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How The Social Security Disability (SSDI) Hearing Process Works

by Layla Bryant

The primary purpose of a Social Security Disability hearing is for an Administrative Law Judge (ALJ) to determine if you are disabled, unable to work, and qualify for social security disability benefits. But having to answer questions asked by strangers about how a medical condition has affected your daily life can be stressful. Therefore, it helps to have some idea in advance what to expect.

Who will be present at the hearing?

In addition to yourself and your attorney, an Administrative Law Judge, a hearing reporter, and any witnesses you bring to speak on your behalf will be present at the hearing. Often, there is a vocational expert and sometimes a medical expert present as well. The hearing notice you receive will tell you if either or both of these experts will be present.

Your attorney is there to present your case and question any witnesses, including the vocational and medical experts who may be present to give their expert opinions on issues relating to your SSDI claim. The hearing reporter is there to audio record the hearing. The Administrative Law Judge is the person who makes the final decision on your claim after reviewing your case file and hearing any additional evidence.

How does the hearing proceed?

  1. The Administrative Law Judge gives a brief introduction of the case before admitting the case file into evidence.

  2. The Judge will then begin asking you questions or ask your attorney to question you. You will be asked to answer questions relating to your level of education, past employment experience, and what now prevents you from being able to work. You should answer the question about why you can't work by describing how the symptoms and limitations caused by your medical condition(s) negatively impact your daily life.

  3. The next step in the hearing will be for you to answer questions about medical treatments you are currently receiving, tests and procedures, hospitalizations, and the medications you are taking as well as their side effects.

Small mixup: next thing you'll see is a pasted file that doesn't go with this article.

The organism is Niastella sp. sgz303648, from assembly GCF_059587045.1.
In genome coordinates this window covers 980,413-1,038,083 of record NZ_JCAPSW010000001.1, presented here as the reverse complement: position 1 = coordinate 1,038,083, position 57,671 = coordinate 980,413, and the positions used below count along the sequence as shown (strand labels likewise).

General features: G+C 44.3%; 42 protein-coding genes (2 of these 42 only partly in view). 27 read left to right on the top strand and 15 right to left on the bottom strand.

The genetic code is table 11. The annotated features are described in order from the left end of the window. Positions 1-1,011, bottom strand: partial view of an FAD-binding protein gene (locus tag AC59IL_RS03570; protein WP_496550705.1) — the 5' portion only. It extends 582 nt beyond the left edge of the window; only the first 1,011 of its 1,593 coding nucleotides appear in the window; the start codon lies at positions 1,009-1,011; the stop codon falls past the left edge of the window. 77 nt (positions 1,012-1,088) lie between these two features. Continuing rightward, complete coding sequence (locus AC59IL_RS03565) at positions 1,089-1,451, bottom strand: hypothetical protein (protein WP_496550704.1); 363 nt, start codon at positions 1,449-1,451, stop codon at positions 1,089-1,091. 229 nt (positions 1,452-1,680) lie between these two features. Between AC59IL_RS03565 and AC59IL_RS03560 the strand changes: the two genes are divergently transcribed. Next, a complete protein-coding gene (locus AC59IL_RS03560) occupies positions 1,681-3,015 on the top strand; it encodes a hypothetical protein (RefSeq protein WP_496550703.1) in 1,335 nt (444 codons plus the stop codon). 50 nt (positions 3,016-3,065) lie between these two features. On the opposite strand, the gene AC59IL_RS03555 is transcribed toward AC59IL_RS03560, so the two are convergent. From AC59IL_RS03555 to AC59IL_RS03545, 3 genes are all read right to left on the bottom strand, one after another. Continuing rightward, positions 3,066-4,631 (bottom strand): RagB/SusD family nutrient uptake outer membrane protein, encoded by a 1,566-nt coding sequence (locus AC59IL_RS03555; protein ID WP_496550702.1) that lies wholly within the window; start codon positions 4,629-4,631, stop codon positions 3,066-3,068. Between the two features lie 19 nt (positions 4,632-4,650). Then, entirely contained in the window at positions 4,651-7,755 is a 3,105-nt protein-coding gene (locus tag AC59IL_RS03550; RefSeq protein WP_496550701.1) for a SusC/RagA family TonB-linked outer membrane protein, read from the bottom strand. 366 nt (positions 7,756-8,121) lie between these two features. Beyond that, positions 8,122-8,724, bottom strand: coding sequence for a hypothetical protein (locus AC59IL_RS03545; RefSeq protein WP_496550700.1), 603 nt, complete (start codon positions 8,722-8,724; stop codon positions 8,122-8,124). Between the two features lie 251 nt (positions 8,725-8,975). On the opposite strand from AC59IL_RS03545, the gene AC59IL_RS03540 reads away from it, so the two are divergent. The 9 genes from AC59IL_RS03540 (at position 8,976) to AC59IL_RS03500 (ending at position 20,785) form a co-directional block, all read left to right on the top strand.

4. Along with questions relating to the physical limitations your medical condition causes, your lawyer or the judge will ask you if your condition causes mental limitations, such as problems with your memory and concentration. Asking you how you get along with other people is another question you may be asked.

  5. If a vocational expert is at your hearing, he or she may give testimony about the kinds of jobs you may be able to do based on the medical evidence in your file and the limitations your medical condition imposes. Your attorney can then question the vocational expert and point out limitations supported by the medical evidence in your file as to why you cannot perform the specific jobs the vocational expert recommends. The attorney acting as your representative also has the right to cross examine the medical expert testifying at your hearing. The judge may ask the medical expert for his or her opinion as to whether you meet the criteria for one or more of the medical conditions you listed on your claim in addition to what your functional limitations may be.

  6. Once you have answered questions, your attorney will give a closing statement or provide a brief summarizing the key points of your case. Before excusing you, the Administrative Law Judge may ask you if you have anything more you want to add.

What happens after the hearing?

Once the Administrative Law Judge issues his or her decision and your disability claim is approved, a Social Security representative at the district office will check your eligibility again. If you haven't been involved in gainful employment since you filed your claim, you will receive a Notice of Award letter. The letter will include details about the amount of the benefits you will receive and when they will begin.

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